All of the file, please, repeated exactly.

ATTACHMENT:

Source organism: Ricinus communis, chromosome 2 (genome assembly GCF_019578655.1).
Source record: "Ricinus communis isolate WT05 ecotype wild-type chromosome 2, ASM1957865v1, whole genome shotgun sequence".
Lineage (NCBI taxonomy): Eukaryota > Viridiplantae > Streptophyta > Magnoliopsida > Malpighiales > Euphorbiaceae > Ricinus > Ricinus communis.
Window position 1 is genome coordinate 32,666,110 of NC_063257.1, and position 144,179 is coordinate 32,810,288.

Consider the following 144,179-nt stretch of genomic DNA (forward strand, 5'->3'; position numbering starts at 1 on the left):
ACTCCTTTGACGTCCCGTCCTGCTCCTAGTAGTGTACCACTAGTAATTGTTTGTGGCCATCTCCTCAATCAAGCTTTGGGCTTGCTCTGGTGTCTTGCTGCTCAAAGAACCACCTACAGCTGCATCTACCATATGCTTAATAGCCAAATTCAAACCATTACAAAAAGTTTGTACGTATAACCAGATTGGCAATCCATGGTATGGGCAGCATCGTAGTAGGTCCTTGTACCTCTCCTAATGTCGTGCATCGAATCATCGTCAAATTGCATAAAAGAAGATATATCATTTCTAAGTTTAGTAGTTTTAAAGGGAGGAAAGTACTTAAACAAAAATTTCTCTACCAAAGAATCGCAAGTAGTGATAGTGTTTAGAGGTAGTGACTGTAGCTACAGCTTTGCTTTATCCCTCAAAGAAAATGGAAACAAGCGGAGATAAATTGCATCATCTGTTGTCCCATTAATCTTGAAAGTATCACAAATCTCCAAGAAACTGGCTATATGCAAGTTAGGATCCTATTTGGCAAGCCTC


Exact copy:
Source organism: Ricinus communis, chromosome 2 (genome assembly GCF_019578655.1).
Source record: "Ricinus communis isolate WT05 ecotype wild-type chromosome 2, ASM1957865v1, whole genome shotgun sequence".
Lineage (NCBI taxonomy): Eukaryota > Viridiplantae > Streptophyta > Magnoliopsida > Malpighiales > Euphorbiaceae > Ricinus > Ricinus communis.
Window position 1 is genome coordinate 32,666,110 of NC_063257.1, and position 144,179 is coordinate 32,810,288.

Consider the following 144,179-nt stretch of genomic DNA (forward strand, 5'->3'; position numbering starts at 1 on the left):
ACTCCTTTGACGTCCCGTCCTGCTCCTAGTAGTGTACCACTAGTAATTGTTTGTGGCCATCTCCTCAATCAAGCTTTGGGCTTGCTCTGGTGTCTTGCTGCTCAAAGAACCACCTACAGCTGCATCTACCATATGCTTAATAGCCAAATTCAAACCATTACAAAAAGTTTGTACGTATAACCAGATTGGCAATCCATGGTATGGGCAGCATCGTAGTAGGTCCTTGTACCTCTCCTAATGTCGTGCATCGAATCATCGTCAAATTGCATAAAAGAAGATATATCATTTCTAAGTTTAGTAGTTTTAAAGGGAGGAAAGTACTTAAACAAAAATTTCTCTACCAAAGAATCGCAAGTAGTGATAGTGTTTAGAGGTAGTGACTGTAGCTACAGCTTTGCTTTATCCCTCAAAGAAAATGGAAACAAGCGGAGATAAATTGCATCATCTGTTGTCCCATTAATCTTGAAAGTATCACAAATCTCCAAGAAACTGGCTATATGCAAGTTAGGATCCTATTTGGCAAGCCTC